Flame away ...

Why Roy Halladay Won't Win the 2003 Cy Young Award | 12 comments | Create New Account
The following comments are owned by whomever posted them. This site is not responsible for what they say.
Coach - Tuesday, March 11 2003 @ 11:28 AM EST (#33570) #
a once-in-a-career two dozen wins

Close on the number, Mick, but Doc could have a few years that good if he stays healthy. With just average luck and support this season, I figure he'll be 22-7 or thereabouts. And he's getting better.

You are right about the Cy Young, of course. Voters won't see enough of the Blue Jays until they're in a pennant race, and even I'm not predicting that before next year. For 2003, I expect it to be between Pedro vs. the Oakland starter with the gaudiest stats; a great season by anyone else will probably be overlooked.
_Jordan - Tuesday, March 11 2003 @ 11:59 AM EST (#33571) #
Mick, excellent analysis, and right on the money. This really underlines the faint hope that Halladay has for a Cy Young on his mantlepiece this Christmas. He might well produce a top three finish, but he's going to have to wait a while yet for the hardware. Just as well, really: I think a Cy Young in his second full season would just end up being an albatross, just like that no-hitter would've been back in '99 if Higginson hadn't taken him deep in the ninth.

Just to pursue your categories a little further: I think being on a playoff team is really the controlling factor in most of these votes. Of the nine pitchers who won 23+ games, only one (Steve Stone) was on a non-playoff team. Of the four closers, only one (Rollie Fingers) was on a non-playoff team. There's a certain chicken-and-egg thing at play here, of course: did Bob Welch win 27 games because the A's were a juggernaut, or were the A's a juggernaut in large part because of his 27 victories? I tend towards the former, as well as crediting a large dose of luck, but Cy Youngs have unfortunately been going to the Best Pitcher on a Playoff Team for a long time and will likely keep going that way in future. Dave Stieb and Pete Vukovich could tell us all about it.

I can see hardly any situation where I would give a reliever the Cy Young. If he threw 120 innings and had a sub-2.00 ERA and sub-1.00 WHIP, then okay, but otherwise the saves and the gaudy stats mean very little in limited innings and (too often) non-pressure situations (three-run lead in the ninth, one hit, one walk, and one strikeout, easy save). Willie Hernandez's Cy Young Award has about as much authenticity in my books as Kevin Kline's Best Supporting Actor Oscar.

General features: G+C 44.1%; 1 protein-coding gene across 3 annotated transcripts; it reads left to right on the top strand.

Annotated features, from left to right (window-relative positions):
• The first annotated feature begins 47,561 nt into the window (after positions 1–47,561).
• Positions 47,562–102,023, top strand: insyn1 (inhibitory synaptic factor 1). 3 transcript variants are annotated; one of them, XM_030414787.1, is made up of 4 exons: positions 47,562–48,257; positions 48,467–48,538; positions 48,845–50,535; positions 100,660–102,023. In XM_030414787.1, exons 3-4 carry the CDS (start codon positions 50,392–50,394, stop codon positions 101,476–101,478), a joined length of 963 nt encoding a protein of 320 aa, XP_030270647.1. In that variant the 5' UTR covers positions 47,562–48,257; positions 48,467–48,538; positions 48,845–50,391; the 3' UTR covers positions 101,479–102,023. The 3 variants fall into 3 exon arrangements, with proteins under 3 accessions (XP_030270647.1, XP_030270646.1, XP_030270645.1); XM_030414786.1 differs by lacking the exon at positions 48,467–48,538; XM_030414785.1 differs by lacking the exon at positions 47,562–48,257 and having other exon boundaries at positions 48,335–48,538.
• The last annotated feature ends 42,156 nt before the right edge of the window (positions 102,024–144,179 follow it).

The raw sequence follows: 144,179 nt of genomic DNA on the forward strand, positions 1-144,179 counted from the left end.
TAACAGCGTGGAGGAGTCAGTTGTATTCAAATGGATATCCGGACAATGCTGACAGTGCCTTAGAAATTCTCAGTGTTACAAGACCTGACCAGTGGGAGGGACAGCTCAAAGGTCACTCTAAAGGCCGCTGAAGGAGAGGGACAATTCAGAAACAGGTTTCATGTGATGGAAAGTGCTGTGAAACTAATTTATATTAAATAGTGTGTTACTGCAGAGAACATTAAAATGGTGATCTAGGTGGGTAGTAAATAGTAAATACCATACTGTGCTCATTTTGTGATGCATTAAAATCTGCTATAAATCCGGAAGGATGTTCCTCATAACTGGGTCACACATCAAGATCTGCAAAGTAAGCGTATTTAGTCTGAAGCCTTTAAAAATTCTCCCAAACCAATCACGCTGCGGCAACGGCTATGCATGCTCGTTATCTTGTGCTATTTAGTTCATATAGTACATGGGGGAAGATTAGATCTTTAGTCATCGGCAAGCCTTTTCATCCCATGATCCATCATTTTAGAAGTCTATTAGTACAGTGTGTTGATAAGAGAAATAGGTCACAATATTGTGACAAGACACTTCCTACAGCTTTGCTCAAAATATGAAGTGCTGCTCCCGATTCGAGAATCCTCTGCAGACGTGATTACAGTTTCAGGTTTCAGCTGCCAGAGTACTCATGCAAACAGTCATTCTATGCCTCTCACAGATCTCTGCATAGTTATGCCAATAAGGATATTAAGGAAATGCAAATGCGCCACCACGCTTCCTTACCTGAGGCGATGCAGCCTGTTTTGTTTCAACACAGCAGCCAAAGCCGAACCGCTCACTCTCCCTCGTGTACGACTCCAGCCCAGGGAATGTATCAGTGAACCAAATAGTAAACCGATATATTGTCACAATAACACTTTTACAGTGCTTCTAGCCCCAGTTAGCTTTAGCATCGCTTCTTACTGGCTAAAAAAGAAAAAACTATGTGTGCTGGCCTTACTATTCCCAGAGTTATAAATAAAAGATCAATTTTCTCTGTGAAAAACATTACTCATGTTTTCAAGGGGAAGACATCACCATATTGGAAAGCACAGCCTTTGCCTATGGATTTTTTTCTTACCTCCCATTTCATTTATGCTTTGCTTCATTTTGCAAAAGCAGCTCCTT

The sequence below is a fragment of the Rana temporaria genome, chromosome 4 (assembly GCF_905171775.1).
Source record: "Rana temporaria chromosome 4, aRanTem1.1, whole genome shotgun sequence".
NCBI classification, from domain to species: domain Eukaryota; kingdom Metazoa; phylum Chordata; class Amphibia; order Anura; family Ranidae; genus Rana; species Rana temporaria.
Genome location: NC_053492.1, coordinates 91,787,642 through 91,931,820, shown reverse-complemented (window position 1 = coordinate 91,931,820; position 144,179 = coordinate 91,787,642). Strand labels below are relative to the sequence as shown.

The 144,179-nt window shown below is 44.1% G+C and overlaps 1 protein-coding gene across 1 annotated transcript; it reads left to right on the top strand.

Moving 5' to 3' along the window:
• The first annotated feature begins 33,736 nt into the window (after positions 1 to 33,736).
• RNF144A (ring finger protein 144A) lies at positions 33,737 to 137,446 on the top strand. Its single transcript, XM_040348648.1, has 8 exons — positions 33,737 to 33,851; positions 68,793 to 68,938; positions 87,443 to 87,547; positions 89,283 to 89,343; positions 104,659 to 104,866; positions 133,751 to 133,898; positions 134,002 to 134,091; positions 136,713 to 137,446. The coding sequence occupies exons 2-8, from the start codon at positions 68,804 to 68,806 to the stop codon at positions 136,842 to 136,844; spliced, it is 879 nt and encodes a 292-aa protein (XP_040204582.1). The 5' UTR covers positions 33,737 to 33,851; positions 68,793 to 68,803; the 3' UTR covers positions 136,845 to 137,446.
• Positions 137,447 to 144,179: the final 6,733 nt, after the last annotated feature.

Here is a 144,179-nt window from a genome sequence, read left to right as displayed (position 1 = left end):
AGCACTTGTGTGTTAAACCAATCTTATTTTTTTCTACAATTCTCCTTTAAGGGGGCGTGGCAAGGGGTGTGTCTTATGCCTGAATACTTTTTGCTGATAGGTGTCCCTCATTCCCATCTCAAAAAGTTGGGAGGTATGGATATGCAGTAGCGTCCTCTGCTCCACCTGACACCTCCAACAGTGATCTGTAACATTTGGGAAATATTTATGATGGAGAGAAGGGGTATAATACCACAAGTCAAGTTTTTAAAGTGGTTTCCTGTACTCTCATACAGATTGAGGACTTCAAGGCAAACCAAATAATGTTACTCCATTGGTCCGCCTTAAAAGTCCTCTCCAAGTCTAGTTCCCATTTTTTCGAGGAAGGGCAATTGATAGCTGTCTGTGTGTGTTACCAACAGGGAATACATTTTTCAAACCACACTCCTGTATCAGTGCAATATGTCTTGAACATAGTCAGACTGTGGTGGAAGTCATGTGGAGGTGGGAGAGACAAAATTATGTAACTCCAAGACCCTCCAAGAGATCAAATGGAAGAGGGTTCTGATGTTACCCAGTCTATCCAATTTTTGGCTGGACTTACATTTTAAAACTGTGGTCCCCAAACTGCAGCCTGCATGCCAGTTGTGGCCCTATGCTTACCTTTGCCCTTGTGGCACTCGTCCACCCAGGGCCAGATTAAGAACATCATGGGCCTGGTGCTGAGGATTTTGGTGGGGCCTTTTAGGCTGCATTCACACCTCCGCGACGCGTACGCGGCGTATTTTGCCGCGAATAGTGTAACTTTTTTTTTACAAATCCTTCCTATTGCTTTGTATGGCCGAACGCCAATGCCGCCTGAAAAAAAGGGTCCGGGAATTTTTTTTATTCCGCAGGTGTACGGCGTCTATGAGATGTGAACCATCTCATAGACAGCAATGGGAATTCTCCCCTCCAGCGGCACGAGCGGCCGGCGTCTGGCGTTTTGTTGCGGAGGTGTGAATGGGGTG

_Spicol - Tuesday, March 11 2003 @ 12:45 PM EST (#33572) #
Probably the best bet for a Doc-for-Cy run lies in his ability to string together 23-25 wins. Voters like "wins" even when other pitchers are clearly better. Is this possible? Sure ... if spares like Hoyt, Stone and Welch can put up Sandy Koufax numbers once in a career, Halladay sure could.

The difference is that Hoyt (115 ERA+), Stone (123 ERA+) and Welch (126 ERA+) were merely good pitchers on great teams during their respective years of inflated win totals. None of them struck out too many guys and Stone and Welch walked too many. Their success was more a product of team success and luck than skill.

Halladay, on the other hand, is skilled (152 ERA+ last season, with good ratios that indicate he's likely to do it again). He's a great pitcher on a team where run support won't be a problem. I don't see 20-24 wins as being too much of a stretch at all.

The problem will be that there's likely to be multiple 20 game winners in the AL this season and even if Roy wins 22, someone from Oakland, NY or Boston might win 23 or 24. That, to me, is the chief reason why Roy won't win the Cy Young, even if he has an excellent season. It will have to be significantly more excellent than anyone else in order to get notice from the BBWAA.
_Sean - Tuesday, March 11 2003 @ 01:18 PM EST (#33573) #
Pedro vs. one of Oakland's Big Three again this year? Check. Pedro will probably deserve to win it again, but lose the vote; I've never understood why he didn't bring home the MVP in 2000.